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  • Maggie Wallem Rowe

Facing Down 2020: Bear Necessities

So how’s this year gone for you so far? Bit of a bear? Are you raring for New Year’s Eve to arrive so you can put on your party hat and drink to good riddance?

This past Saturday, my man and I went hunting bear.

The knowledge thereof, not intimate acquaintance with. Might as well learn about something scary besides Covid-19.

Properly pronounced “bahr” in these parts or, if you want to get fancy, Ursus americanus, over 25,000 of the black furry creatures freely roam the state of North Carolina. Especially our dumpsters. In two plus years of living in a rural county near the national park, we’ve yet to see one. Younger son in Asheville, however, has run into nine and counting so far.

Intrigued by an advert in Smoky Mountain News for an educational program on bears, we traipsed over to the Tennessee side of the national park on the weekend to meet with Joey, a longtime volunteer with Appalachian Bear Rescue.

Joey greeted our little band of bear students with a hearty welcome even though one couple blew in late, bewildered by the mountain roads.

“Glad y’all made it! GPS is worthless. What ya shoulda done is turned left whar the old mill usta be. Gotta be careful ‘roun here, as the bears won’t gitcha but the people jest might. One guy I know? He took a wrong turn, and the granny on the porch like ta scairt him to day-eth. Git ya a compass after this, and you’ll do jest fine.”

Mike nodded, having learned his lesson a few weeks back about the perils of trespassing.

“Now when it comes to bahrs, though, you gotta respect ‘em, not fear ‘em. They can smell food up to a mile away, but thar not lookin’ to eat y’all but whatcha got on ya. Thas why thar so good at dumpster divin’. Why, over in Gatlinburg they’s a motel that charges $20 a night extry to stay on the side with the dumpsters. Best show in town.”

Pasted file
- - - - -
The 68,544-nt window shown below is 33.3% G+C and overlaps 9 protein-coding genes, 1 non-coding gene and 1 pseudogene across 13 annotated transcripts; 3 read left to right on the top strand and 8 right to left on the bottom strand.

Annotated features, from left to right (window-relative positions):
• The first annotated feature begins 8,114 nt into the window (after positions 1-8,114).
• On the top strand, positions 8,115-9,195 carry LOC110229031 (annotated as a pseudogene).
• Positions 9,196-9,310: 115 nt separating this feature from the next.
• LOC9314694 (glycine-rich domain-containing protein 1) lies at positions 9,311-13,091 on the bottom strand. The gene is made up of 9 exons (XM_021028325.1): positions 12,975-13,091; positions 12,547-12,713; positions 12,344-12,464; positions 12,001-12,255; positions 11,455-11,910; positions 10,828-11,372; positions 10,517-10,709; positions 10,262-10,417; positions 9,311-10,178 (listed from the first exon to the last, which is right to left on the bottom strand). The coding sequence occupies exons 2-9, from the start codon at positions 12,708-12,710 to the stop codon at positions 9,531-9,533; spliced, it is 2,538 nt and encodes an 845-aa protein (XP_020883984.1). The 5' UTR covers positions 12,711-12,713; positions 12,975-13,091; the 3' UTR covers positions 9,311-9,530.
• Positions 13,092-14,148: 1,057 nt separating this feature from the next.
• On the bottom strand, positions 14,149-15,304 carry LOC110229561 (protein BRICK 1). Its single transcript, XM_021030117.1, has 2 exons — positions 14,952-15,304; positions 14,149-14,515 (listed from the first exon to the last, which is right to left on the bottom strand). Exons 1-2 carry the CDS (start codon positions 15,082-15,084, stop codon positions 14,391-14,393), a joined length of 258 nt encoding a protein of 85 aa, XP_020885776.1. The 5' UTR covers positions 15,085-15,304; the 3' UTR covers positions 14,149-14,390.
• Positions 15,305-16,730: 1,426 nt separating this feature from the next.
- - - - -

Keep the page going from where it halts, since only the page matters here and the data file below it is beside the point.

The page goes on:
Joey held forth for several hours on All Things Bear: their senses and intelligence, diet, reproduction (“Promiscuous breeders!”), and behavior.

“Even when they git to be a grown boar or a sow, bahrs will go back to the food sources they mama showed ‘em as cubs.” He looked pointedly at the couple who showed up late. “And thar navigation abilities are way superior to yourn.”

Before Joey led our little band of students up a nearby ridge in search of bear tracks, dens, and scat, he drilled us on peaceful coexistence with our neighbors.

“Now, if’n ya see a bahr, keep your distance - at least 50 yards. If he keeps on a’ comin’, talk to ‘im and wave your arms to look bigger. The worst thing you can do is turn ‘n run – he’ll take ya for fast food. And believe you me, that ol’ bahr can run faster’n you. They’s been clocked at a good 35 miles ‘n hour.”

What about bear spray, someone asked. Is it worth carrying?

Joey scratched his head.

“Waahl now, I got some here, ya’ see, but ya gotta be real careful with it, watchin’ the breeze so it don’t blow back in yer face. Knew a girl once who sprayed herself when the wind shifted. I told her, ‘Lucky that bahr didn’t like hot and spicy or he would’ve had ya.’”

And what to do if the bear keeps on advancing?

“Stand yer ground!” Joey declared. “No sense running, so ya gotta fight. Throw rocks, sticks, what have ‘ya, but don’t lie down and play daid. Put up a fight.”

Not to put too fine a point on it, but 2020 has been a bear of a year.

Joey’s advice just might come in handy.


Maggie's first book, This Life We Share, is now available from NavPress. All rights reserved. Represented by Tyndale House Publishers, Inc.

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